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Idol Teachings

Put your teacher on a pedestal? Tempted to date your students? Hereís a blueprint for a healthier teacher-student dynamic.

By Raphael Gunner

Judgment Error
In my teaching relationships, I apply countertransference much the same as I do transference. First, I try to register when my countertransference is stimulated, which may be evident when I start behaving in uncharacteristic ways. At such moments, I feel that Iím not seeing the student. Second, I remind myself that the countertransference contains a message even if Iím not aware of it yet. Third, I ask what that message could be. And fourth, I try to respond appropriately.

William was a student who lived out of state and would drop in on my Mysore class when he was in town. He was fairly new to yoga but not easily frustrated. I appreciated his quiet, cool vibe. But his cigarette breath and the long hair that fell into his eyes, forcing him to struggle to see through his bangs, bothered me. I assumed he was shy and hiding behind his hair. And consciously, I applauded him for doing something healthy, even though he smoked.

One day, toward the end of a very busy class, William asked for help with Headstand. I went over to his mat, and when I found it cluttered and askew, I impatiently pointed to the chaos around him. Then I straightened his mat and helped him set up and get into the posture.

Though nothing more was said, I felt something had gone wrong. The tip-off was the image I had of me standing with a little boy at the door to his room telling him to look at the mess he had made. I felt critical and shamingóthe exact opposite of my intention. I wasnít completely surprised when William didnít return the next day or for the next several months. I didnít know whether heíd simply left town or if Iíd driven him away. In either case, I had time to think about my reaction.

After some time, I came to understand that Williamís smoking and messiness aroused in me an unconscious fear of being weak and confused, qualities that I had been uncomfortable with since childhood. When I stood in judgment over William, I also stood in judgment over myself, condemning in him the very same qualities I loathed in myself.

Eventually, to my relief, William returned to class and indicated that he had not felt injured in any way. This may have been true, or he may have wanted to protect me, or he may simply have not wanted to revisit the experience. But even if William wasnít hurt by my actions, the experience brought to light some of my own fears, the harsh way I treat them, and the danger that I will condemn in others the things I hate in myself.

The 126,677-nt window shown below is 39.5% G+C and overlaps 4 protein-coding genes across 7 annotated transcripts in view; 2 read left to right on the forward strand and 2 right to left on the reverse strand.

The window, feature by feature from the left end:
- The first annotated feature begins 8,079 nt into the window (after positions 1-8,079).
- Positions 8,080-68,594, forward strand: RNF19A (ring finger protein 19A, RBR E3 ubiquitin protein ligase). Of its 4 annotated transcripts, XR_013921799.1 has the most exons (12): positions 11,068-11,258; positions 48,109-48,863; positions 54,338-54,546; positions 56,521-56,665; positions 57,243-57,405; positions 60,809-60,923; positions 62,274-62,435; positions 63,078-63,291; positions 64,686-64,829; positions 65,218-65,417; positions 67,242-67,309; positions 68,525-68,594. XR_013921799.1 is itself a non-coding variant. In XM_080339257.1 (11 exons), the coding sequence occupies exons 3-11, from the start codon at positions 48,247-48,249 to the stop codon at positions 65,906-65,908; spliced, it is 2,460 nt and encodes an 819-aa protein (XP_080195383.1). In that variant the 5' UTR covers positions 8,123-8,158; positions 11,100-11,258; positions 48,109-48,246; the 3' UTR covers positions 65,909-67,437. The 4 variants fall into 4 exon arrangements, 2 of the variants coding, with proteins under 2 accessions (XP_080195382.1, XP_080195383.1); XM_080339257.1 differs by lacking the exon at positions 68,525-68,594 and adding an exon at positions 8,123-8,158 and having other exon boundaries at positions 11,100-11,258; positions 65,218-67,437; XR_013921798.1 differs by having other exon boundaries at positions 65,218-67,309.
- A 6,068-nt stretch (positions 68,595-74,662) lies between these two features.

Nerve Damage
This and similar experiences have taught me the importance of noticing when my reactions in the classroom are off. Invariably, it means some nerve has been struck, and I need to explore the underlying feelings. My hope is that by becoming more aware of these feelings, I will be less likely to transfer them onto my students. This, of course, is the work of a lifetime, but I cannot imagine a more valuable goal for a teacher.

Heart Felt
As I look back on the crush I once had on my teacher, the situation no longer seems so simple. Yes, she was beautiful, sweet, and supportive. But in light of what Iíve learned about relationships from psychoanalysis, that no longer seems to tell the whole story.

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Reader Comments

Gomi

I have had very unpleasant experiences with a yoga teacher.Very judgmental,sticking her nose in my private life,really crossing the boundaries.So i appreciate the article

pooja bhimra

hi,
iam a yoga practioner&soon going to start teaching,but i've still to find or rather seeking a guru.it makes life less complexed when u know u are always guided.as a matter of fact the innerself always keeps guiding.i would like u answer my query.thanks pooja

Esther

These are very interesting ideas, which can really be applied to any form of teaching, indeed even to parenting. But I think it's also important to remember that unless you know the student very well, you are essentially speculating. e.g. Perhaps Elizabeth simply has a bad memory, not a psychological issue.

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